Alisa Toledano of KKL wrote in part:

...The trail will stretch from Gaza through – at this stage – to Beersheba and the aim is to provide signage and possibly other interpretive material at various sites that would highlight the military, historical and ecological aspects of selected key points along this route. This is quite an ambitious undertaking especially since it involves securing the support of many stakeholders in addition to ensuring that the information we publicise will be both factual as well as stimulating and informative. Our aim is that this ANZAC Trail will become one of the important areas to be visited along with Gallipoli and other ANZAC-related sites.

As part of the educational signage that we will be exhibiting along the trail, we would like to use the attached quotes that were sourced from your website.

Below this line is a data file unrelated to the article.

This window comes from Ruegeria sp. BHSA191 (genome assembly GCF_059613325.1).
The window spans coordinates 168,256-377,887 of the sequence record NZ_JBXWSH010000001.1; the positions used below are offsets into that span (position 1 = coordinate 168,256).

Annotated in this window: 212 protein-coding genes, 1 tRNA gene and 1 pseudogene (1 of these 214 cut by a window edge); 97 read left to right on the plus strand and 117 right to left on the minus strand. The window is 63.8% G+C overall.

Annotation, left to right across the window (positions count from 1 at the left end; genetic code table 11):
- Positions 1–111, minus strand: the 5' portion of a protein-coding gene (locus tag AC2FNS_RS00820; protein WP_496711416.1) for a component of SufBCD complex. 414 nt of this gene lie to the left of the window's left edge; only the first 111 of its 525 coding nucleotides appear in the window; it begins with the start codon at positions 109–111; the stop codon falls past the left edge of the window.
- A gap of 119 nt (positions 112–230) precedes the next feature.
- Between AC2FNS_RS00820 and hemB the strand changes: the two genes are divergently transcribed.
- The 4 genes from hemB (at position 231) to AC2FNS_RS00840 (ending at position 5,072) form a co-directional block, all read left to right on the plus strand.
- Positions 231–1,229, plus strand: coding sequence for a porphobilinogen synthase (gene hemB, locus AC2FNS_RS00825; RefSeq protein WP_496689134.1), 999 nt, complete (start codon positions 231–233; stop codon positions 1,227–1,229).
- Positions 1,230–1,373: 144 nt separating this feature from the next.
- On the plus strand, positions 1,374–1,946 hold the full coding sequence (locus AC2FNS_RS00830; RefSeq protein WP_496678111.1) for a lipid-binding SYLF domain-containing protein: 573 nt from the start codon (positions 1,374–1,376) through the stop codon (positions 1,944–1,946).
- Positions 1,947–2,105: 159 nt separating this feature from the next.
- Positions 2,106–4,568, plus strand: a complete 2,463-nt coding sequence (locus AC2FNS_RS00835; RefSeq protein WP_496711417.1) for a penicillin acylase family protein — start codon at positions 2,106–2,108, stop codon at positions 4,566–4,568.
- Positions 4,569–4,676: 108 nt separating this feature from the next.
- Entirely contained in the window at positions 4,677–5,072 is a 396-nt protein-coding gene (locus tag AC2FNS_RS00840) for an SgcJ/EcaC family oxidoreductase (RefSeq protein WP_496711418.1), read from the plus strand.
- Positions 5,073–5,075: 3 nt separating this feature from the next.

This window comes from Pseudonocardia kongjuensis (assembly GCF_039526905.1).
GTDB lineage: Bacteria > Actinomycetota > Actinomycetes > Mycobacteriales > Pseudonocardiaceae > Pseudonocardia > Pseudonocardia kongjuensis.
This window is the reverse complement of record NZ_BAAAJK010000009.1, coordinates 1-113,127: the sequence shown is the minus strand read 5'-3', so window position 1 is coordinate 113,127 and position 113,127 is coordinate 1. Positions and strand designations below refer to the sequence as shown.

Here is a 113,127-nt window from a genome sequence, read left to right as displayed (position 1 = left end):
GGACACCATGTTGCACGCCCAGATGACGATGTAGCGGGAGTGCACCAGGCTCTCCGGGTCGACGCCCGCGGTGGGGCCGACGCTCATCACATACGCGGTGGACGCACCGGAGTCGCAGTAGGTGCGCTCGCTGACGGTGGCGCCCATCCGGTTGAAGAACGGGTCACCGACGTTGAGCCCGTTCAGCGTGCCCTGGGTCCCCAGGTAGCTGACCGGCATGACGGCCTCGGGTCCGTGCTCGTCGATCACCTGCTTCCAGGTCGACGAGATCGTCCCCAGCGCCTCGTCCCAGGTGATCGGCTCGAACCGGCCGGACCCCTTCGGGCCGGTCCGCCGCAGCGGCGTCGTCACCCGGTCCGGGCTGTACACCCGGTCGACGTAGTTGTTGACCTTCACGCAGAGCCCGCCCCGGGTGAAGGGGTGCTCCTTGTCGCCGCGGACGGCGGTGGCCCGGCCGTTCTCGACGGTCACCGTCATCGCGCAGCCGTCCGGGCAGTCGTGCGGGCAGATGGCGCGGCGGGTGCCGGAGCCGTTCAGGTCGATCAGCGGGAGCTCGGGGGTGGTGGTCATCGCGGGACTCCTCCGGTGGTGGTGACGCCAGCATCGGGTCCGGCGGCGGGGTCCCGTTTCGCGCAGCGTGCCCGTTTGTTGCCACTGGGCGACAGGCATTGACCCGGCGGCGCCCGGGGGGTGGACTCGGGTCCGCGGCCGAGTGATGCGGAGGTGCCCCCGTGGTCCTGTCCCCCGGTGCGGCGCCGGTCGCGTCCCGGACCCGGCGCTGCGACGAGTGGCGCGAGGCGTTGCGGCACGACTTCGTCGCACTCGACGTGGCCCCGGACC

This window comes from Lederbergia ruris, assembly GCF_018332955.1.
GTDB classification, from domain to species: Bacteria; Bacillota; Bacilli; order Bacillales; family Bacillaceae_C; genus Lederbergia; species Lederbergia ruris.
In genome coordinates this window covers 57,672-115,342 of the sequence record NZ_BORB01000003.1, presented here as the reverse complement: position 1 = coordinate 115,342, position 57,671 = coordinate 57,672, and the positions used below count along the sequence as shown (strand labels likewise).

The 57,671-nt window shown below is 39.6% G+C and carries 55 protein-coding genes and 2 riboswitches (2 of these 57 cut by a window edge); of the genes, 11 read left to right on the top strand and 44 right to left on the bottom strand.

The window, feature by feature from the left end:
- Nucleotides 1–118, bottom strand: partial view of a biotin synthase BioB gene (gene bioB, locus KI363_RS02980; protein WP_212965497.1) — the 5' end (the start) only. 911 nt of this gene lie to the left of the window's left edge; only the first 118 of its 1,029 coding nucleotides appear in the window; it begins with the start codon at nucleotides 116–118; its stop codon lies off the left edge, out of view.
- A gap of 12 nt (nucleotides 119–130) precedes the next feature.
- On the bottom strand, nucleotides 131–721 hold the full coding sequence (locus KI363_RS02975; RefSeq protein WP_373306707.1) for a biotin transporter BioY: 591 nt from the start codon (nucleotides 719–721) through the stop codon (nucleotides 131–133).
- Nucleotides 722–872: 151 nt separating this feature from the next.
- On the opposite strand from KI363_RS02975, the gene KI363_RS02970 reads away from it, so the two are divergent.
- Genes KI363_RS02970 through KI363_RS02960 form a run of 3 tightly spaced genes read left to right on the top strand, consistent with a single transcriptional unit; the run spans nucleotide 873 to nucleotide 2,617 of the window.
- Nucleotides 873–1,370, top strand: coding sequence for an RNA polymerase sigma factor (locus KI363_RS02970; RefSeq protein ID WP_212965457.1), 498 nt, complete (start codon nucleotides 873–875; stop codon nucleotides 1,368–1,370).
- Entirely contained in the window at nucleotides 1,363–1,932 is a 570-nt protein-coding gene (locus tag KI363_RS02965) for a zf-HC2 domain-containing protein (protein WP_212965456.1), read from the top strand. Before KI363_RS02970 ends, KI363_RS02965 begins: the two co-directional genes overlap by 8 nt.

It is of course important for us to know that we have permission to use this quote and that we give due credit to its source...

Of course the NZMRA is delighted that the thoughts of one of our own will be there for all to read, and permission to use the excepts are readily given. Our hope is that many New Zealanders will be able to take the opportunity to ride in the footsteps of their forefathers in the years to come.
Below are two of the diary entries Keren Kayemeth Le’Israel wish to post on the trail:-

30th October 1917 :
"We moved off at 1430 [note: time hard to read and debatable].  A starting point was found and each unit came in like the spokes of a wheel and formed in place – it was a great sight .